Original Article | Published:

Management of neurogenic bowel dysfunction in the community after spinal cord injury: a postal survey in the United Kingdom

Spinal Cord volume 47, pages 323333 (2009) | Download Citation

Subjects

Abstract

Study design:

Postal survey.

Objectives:

To describe bowel management in community-dwelling spinal cord-injured (SCI) individuals and to explore associations between age, injury, dependency, problems, interventions and satisfaction.

Setting:

Outpatients of a single SCI unit, in the United Kingdom.

Methods:

Postal questionnaire to all outpatients with SCI for at least 1 year, of any level or density, aged 18 years or more.

Results:

Response rate was 48.6% (n=1334). Median age was 52 years, median duration of injury 18 years. The most common intervention was digital evacuation (56%). Up to 30 min was spent on each bowel care episode by 58% of respondents; 31–60 min by 22%; 14% spent over 60 min. Reported problems included constipation (39%), haemorrhoids (36%) and abdominal distension (31%). Reduced satisfaction with bowel function was associated with longer duration of each bowel care episode, faecal incontinence, greater number of interventions used and more problems reported (all P0.001); 130 (9.7%) had undergone any type of surgical bowel intervention. Impact of bowel dysfunction on the respondent's life was rated as significantly greater than other aspects of SCI (P0.001).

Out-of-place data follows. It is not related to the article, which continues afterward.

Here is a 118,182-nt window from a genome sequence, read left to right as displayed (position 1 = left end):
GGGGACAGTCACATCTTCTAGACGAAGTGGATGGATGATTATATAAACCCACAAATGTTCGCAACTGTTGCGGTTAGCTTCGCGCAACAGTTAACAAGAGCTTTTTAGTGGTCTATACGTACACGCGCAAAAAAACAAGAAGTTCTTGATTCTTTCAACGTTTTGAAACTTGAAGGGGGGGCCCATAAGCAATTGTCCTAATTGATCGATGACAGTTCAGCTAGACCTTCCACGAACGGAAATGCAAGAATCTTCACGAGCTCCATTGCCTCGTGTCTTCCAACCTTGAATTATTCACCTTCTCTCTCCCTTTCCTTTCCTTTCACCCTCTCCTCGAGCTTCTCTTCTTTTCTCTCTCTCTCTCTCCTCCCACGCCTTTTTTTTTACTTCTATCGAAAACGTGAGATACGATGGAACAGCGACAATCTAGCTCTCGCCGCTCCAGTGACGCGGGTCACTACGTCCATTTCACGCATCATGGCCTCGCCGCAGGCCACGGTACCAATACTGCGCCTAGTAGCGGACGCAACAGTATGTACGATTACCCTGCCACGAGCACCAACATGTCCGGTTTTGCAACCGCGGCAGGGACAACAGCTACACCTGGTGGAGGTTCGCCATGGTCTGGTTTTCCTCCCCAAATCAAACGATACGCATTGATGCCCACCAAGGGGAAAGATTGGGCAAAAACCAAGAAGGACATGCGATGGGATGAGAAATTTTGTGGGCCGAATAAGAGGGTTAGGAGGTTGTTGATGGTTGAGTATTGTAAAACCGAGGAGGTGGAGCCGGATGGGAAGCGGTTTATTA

Conclusions:

Managing SCI bowel function in the community is complex, time consuming and remains conservative. Despite potential for bias from a low response, for this large group of responders, bowel dysfunction impacted most on life compared with other SCI-related impairments. The study findings demand further exploration of bowel management to reduce impact, minimize side effects and increase the choice of management strategies available.

Introduction

Bowel dysfunction is a significant consequence of spinal cord injury (SCI) resulting in faecal incontinence and severe constipation.1, 2 These dysfunctions necessitate regular, frequent and often demanding programmes of management. Bowel management and associated problems have been increasingly recognized as important factors in post-injury community reintegration and quality of life.3, 4, 5

The purpose of this study was to describe bowel management in community-dwelling individuals with an SCI in the United Kingdom and to explore associations between age, injury characteristics, dependency, problems, interventions and satisfaction.

Materials and methods